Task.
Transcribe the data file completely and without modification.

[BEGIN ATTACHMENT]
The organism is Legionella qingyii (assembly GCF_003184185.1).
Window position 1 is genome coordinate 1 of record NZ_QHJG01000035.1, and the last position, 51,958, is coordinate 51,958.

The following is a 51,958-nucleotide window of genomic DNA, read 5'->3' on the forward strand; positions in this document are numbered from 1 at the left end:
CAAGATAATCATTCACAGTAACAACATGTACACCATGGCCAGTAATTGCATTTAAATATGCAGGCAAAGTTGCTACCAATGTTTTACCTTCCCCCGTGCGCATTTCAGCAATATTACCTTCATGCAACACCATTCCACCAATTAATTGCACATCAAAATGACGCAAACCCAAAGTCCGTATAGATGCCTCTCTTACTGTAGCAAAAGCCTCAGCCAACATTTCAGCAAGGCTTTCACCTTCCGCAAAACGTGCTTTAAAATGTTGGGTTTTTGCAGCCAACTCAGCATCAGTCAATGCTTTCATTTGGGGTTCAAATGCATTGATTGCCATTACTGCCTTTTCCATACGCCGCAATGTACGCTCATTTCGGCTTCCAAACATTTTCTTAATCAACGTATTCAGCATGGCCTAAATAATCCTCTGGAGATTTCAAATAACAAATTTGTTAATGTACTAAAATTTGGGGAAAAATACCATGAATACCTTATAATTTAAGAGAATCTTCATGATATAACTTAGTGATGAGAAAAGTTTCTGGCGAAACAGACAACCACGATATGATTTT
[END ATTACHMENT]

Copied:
The organism is Legionella qingyii (assembly GCF_003184185.1).
Window position 1 is genome coordinate 1 of record NZ_QHJG01000035.1, and the last position, 51,958, is coordinate 51,958.

The following is a 51,958-nucleotide window of genomic DNA, read 5'->3' on the forward strand; positions in this document are numbered from 1 at the left end:
CAAGATAATCATTCACAGTAACAACATGTACACCATGGCCAGTAATTGCATTTAAATATGCAGGCAAAGTTGCTACCAATGTTTTACCTTCCCCCGTGCGCATTTCAGCAATATTACCTTCATGCAACACCATTCCACCAATTAATTGCACATCAAAATGACGCAAACCCAAAGTCCGTATAGATGCCTCTCTTACTGTAGCAAAAGCCTCAGCCAACATTTCAGCAAGGCTTTCACCTTCCGCAAAACGTGCTTTAAAATGTTGGGTTTTTGCAGCCAACTCAGCATCAGTCAATGCTTTCATTTGGGGTTCAAATGCATTGATTGCCATTACTGCCTTTTCCATACGCCGCAATGTACGCTCATTTCGGCTTCCAAACATTTTCTTAATCAACGTATTCAGCATGGCCTAAATAATCCTCTGGAGATTTCAAATAACAAATTTGTTAATGTACTAAAATTTGGGGAAAAATACCATGAATACCTTATAATTTAAGAGAATCTTCATGATATAACTTAGTGATGAGAAAAGTTTCTGGCGAAACAGACAACCACGATATGATTTT